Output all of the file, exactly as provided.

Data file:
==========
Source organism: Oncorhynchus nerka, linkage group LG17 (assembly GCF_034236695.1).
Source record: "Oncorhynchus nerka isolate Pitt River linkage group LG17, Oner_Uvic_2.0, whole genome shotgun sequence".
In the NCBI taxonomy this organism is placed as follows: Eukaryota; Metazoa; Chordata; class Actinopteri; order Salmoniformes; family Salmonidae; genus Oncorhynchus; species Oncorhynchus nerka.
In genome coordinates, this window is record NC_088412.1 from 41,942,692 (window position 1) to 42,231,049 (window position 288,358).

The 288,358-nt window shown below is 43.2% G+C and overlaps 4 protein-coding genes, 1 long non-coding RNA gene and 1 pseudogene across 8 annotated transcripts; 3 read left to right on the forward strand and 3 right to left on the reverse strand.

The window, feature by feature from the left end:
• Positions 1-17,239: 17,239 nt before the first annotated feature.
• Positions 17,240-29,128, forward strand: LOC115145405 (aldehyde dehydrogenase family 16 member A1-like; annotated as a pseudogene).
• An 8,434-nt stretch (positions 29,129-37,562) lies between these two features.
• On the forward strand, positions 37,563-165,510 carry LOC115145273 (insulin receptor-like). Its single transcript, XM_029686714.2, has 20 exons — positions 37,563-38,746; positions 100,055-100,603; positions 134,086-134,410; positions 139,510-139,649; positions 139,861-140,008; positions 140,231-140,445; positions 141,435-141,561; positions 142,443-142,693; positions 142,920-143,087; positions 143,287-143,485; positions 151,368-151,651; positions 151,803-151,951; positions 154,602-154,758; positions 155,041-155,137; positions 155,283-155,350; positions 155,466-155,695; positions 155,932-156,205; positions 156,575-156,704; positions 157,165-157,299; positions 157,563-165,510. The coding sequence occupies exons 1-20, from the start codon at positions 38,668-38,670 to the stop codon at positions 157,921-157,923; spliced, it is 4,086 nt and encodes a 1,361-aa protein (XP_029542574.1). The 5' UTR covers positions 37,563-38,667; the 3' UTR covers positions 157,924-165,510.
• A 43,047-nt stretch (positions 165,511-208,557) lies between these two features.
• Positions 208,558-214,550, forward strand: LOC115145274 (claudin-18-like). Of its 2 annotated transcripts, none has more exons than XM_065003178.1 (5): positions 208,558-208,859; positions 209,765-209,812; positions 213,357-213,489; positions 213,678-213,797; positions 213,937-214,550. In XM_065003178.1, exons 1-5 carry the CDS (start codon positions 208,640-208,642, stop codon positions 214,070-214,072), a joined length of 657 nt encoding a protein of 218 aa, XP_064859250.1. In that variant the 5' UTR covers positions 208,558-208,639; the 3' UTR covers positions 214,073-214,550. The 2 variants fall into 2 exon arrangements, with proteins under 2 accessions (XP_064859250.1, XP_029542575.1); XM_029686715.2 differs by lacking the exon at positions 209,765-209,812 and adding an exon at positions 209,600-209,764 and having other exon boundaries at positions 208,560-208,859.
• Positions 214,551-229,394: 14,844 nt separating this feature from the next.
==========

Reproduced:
Source organism: Oncorhynchus nerka, linkage group LG17 (assembly GCF_034236695.1).
Source record: "Oncorhynchus nerka isolate Pitt River linkage group LG17, Oner_Uvic_2.0, whole genome shotgun sequence".
In the NCBI taxonomy this organism is placed as follows: Eukaryota; Metazoa; Chordata; class Actinopteri; order Salmoniformes; family Salmonidae; genus Oncorhynchus; species Oncorhynchus nerka.
In genome coordinates, this window is record NC_088412.1 from 41,942,692 (window position 1) to 42,231,049 (window position 288,358).

The 288,358-nt window shown below is 43.2% G+C and overlaps 4 protein-coding genes, 1 long non-coding RNA gene and 1 pseudogene across 8 annotated transcripts; 3 read left to right on the forward strand and 3 right to left on the reverse strand.

The window, feature by feature from the left end:
• Positions 1-17,239: 17,239 nt before the first annotated feature.
• Positions 17,240-29,128, forward strand: LOC115145405 (aldehyde dehydrogenase family 16 member A1-like; annotated as a pseudogene).
• An 8,434-nt stretch (positions 29,129-37,562) lies between these two features.
• On the forward strand, positions 37,563-165,510 carry LOC115145273 (insulin receptor-like). Its single transcript, XM_029686714.2, has 20 exons — positions 37,563-38,746; positions 100,055-100,603; positions 134,086-134,410; positions 139,510-139,649; positions 139,861-140,008; positions 140,231-140,445; positions 141,435-141,561; positions 142,443-142,693; positions 142,920-143,087; positions 143,287-143,485; positions 151,368-151,651; positions 151,803-151,951; positions 154,602-154,758; positions 155,041-155,137; positions 155,283-155,350; positions 155,466-155,695; positions 155,932-156,205; positions 156,575-156,704; positions 157,165-157,299; positions 157,563-165,510. The coding sequence occupies exons 1-20, from the start codon at positions 38,668-38,670 to the stop codon at positions 157,921-157,923; spliced, it is 4,086 nt and encodes a 1,361-aa protein (XP_029542574.1). The 5' UTR covers positions 37,563-38,667; the 3' UTR covers positions 157,924-165,510.
• A 43,047-nt stretch (positions 165,511-208,557) lies between these two features.
• Positions 208,558-214,550, forward strand: LOC115145274 (claudin-18-like). Of its 2 annotated transcripts, none has more exons than XM_065003178.1 (5): positions 208,558-208,859; positions 209,765-209,812; positions 213,357-213,489; positions 213,678-213,797; positions 213,937-214,550. In XM_065003178.1, exons 1-5 carry the CDS (start codon positions 208,640-208,642, stop codon positions 214,070-214,072), a joined length of 657 nt encoding a protein of 218 aa, XP_064859250.1. In that variant the 5' UTR covers positions 208,558-208,639; the 3' UTR covers positions 214,073-214,550. The 2 variants fall into 2 exon arrangements, with proteins under 2 accessions (XP_064859250.1, XP_029542575.1); XM_029686715.2 differs by lacking the exon at positions 209,765-209,812 and adding an exon at positions 209,600-209,764 and having other exon boundaries at positions 208,560-208,859.
• Positions 214,551-229,394: 14,844 nt separating this feature from the next.